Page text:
linguoboy wrote:Phlogiston wrote:linguoboy wrote:Er...not really. Now instead of a having a length contrast in only two vowel phonemes, you have it in only one. Now it's your low level that's crowded: /æ/ /æː/ /ɑ/ /ɒ/.
I'll try to fix that. How would you recommend?
It depends what you're going for, really. Personally, I would either (a) extend the length contrast to more vowels or (b) eliminate it completely (unless of course I could come up with some really compelling reason for why it should have developed in only one vowel).
Okay. What would be entailed by those options? As in, all of the vowels would have a long and short version, or none would have them?
Phlogiston wrote:Does the phonology include the digraphs? If so, then I'll put those in.
Phonology includes everything about the sounds of your language. Not just what the basic distinctions are but all the variants (positional, dialectal, social, etc.) and all the rules for combining then. At the very least, it should explain the syllable structure and any restrictions on clusters. (For instance, English may allow syllables of the form CCCVC, but that still doesn't mean that *tkven is a permissible word. It is in Georgian, however.)Phlogiston wrote:I probably didn't go out of my way to make sounds that were (to me) different.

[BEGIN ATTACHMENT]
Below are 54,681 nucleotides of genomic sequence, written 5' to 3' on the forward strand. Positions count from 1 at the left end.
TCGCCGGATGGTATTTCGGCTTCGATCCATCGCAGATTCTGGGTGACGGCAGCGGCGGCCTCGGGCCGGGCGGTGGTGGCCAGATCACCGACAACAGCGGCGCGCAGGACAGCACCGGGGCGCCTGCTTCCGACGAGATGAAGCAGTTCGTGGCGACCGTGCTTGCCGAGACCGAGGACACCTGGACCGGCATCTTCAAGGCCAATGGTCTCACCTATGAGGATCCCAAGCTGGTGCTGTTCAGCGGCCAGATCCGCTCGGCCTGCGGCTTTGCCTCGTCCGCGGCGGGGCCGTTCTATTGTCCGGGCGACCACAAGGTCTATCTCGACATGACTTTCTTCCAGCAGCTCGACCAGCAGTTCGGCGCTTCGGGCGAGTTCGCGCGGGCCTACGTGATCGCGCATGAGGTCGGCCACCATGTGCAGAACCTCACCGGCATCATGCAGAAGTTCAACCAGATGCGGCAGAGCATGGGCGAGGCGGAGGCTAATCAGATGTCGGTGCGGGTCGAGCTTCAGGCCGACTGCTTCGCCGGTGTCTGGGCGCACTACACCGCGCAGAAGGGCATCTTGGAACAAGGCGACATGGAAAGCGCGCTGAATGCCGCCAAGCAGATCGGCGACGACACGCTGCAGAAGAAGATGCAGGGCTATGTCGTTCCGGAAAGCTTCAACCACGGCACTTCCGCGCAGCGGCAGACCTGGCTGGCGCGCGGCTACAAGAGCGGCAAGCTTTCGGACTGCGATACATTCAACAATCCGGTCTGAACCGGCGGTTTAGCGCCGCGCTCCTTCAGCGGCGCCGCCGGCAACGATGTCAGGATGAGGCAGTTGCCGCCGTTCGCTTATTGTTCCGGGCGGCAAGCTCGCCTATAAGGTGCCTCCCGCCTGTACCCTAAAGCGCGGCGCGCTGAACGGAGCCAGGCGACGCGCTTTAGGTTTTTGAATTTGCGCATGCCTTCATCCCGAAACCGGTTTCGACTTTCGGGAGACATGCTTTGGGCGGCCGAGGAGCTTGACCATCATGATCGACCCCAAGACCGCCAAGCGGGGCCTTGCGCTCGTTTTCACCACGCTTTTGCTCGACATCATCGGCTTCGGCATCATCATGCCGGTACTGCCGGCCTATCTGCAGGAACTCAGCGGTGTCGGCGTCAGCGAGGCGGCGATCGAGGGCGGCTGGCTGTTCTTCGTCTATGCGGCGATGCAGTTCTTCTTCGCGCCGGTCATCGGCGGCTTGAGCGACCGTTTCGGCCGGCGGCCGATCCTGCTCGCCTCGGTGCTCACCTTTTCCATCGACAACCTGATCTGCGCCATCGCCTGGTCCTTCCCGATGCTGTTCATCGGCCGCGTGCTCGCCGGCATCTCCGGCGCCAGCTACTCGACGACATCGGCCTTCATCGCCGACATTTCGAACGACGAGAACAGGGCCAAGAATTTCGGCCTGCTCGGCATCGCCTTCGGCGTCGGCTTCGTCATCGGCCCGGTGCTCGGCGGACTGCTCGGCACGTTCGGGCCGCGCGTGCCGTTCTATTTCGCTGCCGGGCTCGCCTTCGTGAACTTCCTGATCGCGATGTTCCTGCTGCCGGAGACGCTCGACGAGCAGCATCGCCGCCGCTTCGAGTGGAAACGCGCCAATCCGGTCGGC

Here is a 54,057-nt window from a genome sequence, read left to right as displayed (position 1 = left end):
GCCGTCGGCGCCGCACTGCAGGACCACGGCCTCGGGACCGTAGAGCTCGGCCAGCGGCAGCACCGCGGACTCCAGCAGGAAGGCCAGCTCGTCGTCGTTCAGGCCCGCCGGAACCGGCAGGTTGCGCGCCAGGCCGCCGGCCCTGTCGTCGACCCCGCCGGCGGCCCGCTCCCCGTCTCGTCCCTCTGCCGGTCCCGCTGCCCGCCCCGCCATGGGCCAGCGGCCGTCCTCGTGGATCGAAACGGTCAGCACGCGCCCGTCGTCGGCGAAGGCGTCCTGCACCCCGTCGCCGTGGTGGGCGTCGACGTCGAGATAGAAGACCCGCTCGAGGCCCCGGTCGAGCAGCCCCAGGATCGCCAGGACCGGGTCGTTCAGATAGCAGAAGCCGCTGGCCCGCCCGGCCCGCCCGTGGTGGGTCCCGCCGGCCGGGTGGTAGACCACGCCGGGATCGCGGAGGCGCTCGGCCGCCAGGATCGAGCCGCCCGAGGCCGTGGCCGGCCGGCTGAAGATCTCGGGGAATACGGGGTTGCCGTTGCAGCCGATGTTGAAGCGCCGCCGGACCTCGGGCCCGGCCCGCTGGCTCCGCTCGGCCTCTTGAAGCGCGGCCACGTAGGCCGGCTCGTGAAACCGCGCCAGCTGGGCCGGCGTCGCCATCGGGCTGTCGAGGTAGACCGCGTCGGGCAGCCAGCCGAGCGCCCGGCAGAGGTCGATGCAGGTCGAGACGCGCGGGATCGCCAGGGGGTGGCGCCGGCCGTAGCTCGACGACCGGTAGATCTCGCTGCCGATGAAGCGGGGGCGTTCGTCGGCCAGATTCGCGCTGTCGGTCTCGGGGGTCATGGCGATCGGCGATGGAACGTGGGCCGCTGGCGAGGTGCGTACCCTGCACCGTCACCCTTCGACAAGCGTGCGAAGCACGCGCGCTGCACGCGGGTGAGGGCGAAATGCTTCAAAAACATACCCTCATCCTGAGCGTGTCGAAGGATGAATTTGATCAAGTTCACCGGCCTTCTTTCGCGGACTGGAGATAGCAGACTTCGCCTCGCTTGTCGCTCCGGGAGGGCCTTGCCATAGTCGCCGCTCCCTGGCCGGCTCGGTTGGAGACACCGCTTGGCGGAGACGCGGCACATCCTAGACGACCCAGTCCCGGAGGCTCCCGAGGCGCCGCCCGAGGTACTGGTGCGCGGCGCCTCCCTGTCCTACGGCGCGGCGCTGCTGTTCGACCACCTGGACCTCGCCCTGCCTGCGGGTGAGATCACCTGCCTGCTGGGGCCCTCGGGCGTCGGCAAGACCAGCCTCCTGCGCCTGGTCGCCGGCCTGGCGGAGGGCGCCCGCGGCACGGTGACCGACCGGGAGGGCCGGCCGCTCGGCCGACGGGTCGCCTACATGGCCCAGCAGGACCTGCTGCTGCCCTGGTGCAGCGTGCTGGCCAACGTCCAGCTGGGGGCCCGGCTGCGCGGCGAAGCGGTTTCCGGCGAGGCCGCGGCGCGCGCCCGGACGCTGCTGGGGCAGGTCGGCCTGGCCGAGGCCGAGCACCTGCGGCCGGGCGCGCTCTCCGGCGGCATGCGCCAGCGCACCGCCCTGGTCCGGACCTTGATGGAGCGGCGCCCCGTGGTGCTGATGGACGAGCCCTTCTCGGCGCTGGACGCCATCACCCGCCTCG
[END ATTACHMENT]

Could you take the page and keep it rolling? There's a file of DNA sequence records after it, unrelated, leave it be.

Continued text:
That's typical for a first go.
Hm. I'll make an edited list with the vowels fixed, but here's some sounds:
xlt-/xɔlt/-like "cult" with a west-coast accent.
Lots of other words will have [cons.]lt endings, as -lt is a conjugation. most conjugations have a -l[consonant] ending, and they usually have the /ɔ/ as the sound in between.